Kosovo was observing a day of mourning Monday, following the death of a Kosovar Albanian police officer killed by Serbian gunmen, who then barricaded themselves at an Orthodox monastery north of the capital, Pristina.
It was not immediately clear who supports the approximately 30 gunmen who were dressed in combat uniforms when they used an armored vehicle to storm the monastery in Banjska and engage in a standoff Sunday with Kosovo police.
Most of the gunmen were able to escape the monastery Sunday evening, but at least three of them were killed and two arrested.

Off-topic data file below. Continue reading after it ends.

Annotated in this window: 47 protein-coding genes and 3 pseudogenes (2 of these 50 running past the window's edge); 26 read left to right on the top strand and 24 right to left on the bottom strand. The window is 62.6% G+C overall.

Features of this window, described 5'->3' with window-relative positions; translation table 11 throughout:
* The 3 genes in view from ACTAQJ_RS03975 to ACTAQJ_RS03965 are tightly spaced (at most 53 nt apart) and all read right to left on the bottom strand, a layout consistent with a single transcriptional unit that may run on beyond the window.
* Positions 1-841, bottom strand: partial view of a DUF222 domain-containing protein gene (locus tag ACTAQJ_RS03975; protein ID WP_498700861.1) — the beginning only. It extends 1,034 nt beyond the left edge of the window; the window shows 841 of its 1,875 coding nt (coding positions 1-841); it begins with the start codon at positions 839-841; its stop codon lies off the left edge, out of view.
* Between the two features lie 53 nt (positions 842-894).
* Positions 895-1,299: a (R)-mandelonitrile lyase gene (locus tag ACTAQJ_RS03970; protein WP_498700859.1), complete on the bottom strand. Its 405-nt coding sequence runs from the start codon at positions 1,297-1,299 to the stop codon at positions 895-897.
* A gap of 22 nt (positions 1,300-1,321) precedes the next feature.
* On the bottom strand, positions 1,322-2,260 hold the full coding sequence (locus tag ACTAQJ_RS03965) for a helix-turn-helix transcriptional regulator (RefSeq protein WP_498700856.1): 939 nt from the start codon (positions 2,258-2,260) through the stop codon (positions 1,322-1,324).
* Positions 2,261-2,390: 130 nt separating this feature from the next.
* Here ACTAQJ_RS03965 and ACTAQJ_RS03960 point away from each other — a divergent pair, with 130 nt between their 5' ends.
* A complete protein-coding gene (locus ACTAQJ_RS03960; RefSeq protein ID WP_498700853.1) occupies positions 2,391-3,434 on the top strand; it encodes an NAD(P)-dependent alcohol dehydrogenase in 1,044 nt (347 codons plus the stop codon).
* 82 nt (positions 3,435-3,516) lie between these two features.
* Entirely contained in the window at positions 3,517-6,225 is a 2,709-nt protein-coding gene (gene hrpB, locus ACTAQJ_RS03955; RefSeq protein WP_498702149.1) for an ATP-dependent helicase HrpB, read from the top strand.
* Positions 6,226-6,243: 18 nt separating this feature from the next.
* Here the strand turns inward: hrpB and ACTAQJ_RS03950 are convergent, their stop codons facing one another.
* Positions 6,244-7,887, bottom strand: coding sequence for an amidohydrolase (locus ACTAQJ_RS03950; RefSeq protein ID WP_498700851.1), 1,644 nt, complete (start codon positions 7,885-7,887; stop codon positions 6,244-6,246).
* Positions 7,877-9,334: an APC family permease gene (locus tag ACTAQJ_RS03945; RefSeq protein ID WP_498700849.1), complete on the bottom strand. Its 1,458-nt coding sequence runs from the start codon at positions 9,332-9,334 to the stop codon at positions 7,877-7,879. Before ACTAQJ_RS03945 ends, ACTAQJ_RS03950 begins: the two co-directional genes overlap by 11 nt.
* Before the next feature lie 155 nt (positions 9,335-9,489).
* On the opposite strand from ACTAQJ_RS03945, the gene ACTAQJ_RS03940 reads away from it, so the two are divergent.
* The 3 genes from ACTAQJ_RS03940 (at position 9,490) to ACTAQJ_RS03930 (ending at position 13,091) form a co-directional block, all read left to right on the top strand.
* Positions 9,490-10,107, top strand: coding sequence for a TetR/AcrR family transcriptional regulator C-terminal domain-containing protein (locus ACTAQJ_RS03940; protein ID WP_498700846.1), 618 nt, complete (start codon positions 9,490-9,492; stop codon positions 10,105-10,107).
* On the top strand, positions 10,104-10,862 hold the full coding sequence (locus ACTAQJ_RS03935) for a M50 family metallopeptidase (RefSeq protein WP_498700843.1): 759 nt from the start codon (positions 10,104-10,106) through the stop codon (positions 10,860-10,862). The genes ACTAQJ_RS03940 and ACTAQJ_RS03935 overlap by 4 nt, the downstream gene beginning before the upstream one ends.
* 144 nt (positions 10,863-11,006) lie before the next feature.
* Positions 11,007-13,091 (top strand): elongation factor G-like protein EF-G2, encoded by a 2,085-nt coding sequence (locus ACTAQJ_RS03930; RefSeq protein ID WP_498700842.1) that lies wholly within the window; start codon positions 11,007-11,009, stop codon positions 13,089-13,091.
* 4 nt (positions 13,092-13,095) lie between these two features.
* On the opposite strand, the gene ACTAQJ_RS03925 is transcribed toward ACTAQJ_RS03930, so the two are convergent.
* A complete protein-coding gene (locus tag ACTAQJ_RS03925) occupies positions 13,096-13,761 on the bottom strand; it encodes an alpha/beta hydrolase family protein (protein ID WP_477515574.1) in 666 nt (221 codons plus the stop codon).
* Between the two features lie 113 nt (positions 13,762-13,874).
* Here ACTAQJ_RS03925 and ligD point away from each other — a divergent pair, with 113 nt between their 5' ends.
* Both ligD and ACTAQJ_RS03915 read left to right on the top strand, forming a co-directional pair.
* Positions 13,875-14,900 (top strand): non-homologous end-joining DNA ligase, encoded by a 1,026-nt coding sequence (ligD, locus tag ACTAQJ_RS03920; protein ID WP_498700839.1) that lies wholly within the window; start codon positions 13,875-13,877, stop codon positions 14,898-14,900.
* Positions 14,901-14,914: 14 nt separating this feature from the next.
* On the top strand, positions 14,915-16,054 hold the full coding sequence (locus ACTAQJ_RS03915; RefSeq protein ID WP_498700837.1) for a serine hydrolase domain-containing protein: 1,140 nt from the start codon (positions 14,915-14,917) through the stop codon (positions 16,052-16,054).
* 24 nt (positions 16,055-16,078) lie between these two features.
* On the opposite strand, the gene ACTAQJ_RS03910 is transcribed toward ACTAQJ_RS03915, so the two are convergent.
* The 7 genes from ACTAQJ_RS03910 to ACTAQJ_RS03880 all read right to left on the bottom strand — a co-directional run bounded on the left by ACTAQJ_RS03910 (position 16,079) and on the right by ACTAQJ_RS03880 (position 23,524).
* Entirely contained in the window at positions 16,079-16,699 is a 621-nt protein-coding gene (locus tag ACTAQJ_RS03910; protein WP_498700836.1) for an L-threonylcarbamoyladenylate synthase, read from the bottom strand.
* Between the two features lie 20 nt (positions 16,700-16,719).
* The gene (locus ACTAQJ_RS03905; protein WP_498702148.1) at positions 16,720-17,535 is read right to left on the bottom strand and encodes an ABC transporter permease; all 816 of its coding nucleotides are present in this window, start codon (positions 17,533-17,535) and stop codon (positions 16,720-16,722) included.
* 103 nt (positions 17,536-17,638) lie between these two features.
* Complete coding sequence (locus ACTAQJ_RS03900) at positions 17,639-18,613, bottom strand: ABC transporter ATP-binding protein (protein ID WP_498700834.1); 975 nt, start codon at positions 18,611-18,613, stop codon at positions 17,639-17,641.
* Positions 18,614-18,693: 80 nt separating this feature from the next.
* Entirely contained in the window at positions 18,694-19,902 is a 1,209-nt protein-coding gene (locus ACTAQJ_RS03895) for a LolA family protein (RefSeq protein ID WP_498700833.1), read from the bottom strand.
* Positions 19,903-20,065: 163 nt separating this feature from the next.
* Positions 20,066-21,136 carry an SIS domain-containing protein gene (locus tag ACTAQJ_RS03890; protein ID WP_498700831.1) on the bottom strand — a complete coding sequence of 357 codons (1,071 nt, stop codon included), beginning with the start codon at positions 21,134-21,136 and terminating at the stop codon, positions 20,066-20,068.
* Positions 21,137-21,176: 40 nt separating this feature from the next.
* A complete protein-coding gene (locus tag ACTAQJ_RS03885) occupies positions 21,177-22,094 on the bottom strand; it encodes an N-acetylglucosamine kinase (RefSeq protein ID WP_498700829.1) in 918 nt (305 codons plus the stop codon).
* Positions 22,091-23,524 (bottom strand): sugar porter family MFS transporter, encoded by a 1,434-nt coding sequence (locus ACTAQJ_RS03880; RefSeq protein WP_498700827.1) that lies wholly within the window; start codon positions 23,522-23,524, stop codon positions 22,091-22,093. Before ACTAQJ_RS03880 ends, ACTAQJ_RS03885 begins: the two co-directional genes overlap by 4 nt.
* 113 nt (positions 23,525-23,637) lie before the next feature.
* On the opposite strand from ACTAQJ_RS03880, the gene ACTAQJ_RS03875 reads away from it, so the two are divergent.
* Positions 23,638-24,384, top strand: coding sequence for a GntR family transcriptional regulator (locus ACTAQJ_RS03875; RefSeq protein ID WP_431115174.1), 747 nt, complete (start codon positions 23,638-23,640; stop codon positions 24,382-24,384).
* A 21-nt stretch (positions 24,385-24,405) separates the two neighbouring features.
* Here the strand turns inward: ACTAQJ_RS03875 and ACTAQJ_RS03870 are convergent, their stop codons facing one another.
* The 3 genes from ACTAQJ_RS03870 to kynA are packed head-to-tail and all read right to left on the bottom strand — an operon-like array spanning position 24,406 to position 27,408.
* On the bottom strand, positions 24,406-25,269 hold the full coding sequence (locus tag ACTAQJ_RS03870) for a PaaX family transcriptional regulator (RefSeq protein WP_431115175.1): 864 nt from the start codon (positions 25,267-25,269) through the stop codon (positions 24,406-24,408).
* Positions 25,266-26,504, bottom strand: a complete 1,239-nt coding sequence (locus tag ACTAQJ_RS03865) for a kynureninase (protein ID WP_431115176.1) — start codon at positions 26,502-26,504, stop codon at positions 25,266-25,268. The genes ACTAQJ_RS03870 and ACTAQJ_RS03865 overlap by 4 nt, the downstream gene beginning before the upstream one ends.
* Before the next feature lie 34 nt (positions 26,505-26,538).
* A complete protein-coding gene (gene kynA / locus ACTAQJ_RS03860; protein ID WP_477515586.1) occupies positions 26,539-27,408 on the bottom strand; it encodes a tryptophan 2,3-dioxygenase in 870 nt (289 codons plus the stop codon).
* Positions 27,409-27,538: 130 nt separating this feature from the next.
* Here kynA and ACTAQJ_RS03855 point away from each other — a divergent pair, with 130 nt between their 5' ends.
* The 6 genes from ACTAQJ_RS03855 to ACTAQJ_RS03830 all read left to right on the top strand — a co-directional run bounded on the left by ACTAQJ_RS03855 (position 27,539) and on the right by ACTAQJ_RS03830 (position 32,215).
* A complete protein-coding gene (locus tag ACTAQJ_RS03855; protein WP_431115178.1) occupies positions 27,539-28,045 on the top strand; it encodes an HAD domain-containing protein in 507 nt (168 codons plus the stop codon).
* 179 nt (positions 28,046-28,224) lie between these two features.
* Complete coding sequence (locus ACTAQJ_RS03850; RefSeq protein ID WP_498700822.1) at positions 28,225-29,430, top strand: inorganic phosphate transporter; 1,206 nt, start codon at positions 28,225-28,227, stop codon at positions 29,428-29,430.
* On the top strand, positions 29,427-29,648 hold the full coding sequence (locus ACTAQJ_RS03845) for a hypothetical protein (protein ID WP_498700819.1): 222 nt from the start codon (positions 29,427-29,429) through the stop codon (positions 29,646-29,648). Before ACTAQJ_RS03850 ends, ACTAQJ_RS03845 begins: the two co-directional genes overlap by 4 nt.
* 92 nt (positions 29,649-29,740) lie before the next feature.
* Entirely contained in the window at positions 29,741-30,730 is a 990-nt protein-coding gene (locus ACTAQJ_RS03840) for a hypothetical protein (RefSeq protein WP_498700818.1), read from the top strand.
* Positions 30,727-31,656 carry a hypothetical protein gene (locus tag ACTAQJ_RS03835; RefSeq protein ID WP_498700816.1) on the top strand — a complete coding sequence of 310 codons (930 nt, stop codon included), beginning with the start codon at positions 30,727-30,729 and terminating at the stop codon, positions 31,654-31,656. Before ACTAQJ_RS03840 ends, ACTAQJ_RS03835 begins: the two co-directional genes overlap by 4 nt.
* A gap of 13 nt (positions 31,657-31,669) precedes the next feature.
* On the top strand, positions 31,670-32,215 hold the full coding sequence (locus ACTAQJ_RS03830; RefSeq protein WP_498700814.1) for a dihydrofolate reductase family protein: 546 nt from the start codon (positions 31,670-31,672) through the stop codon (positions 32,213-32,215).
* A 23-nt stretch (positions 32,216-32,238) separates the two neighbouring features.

Serbian President Aleksandar Vucic and Kosovo’s Prime Minister Albin Kurti each blamed the other for the clash.
The U.S. ambassador in Pristina condemned what he called the “orchestrated, violent attacks” on the Kosovo police. In a statement, Jeffrey Hovenier said, “The perpetrators must and will be held accountable and brought to justice.”
Separately, Caroline Ziadeh, the head of UNMIK, the U.N. Mission in Kosovo, called for the perpetrators “to be held accountable.” Ziadeh made her comments on X, the platform formerly known as Twitter.
Serbia and Kosovo, its former province, have clashed for decades. A 1998–1999 war between them left more than 10,000 people dead, mostly Kosovo Albanians.
Meanwhile, in Russia, a Kremlin spokesman said it was monitoring what he called the tense and potentially dangerous situation in Kosovo.
Kosovo declared independence in 2008, but Belgrade has refused to recognize the move. Russia has stood by Serbia’s non-recognition of Kosovo.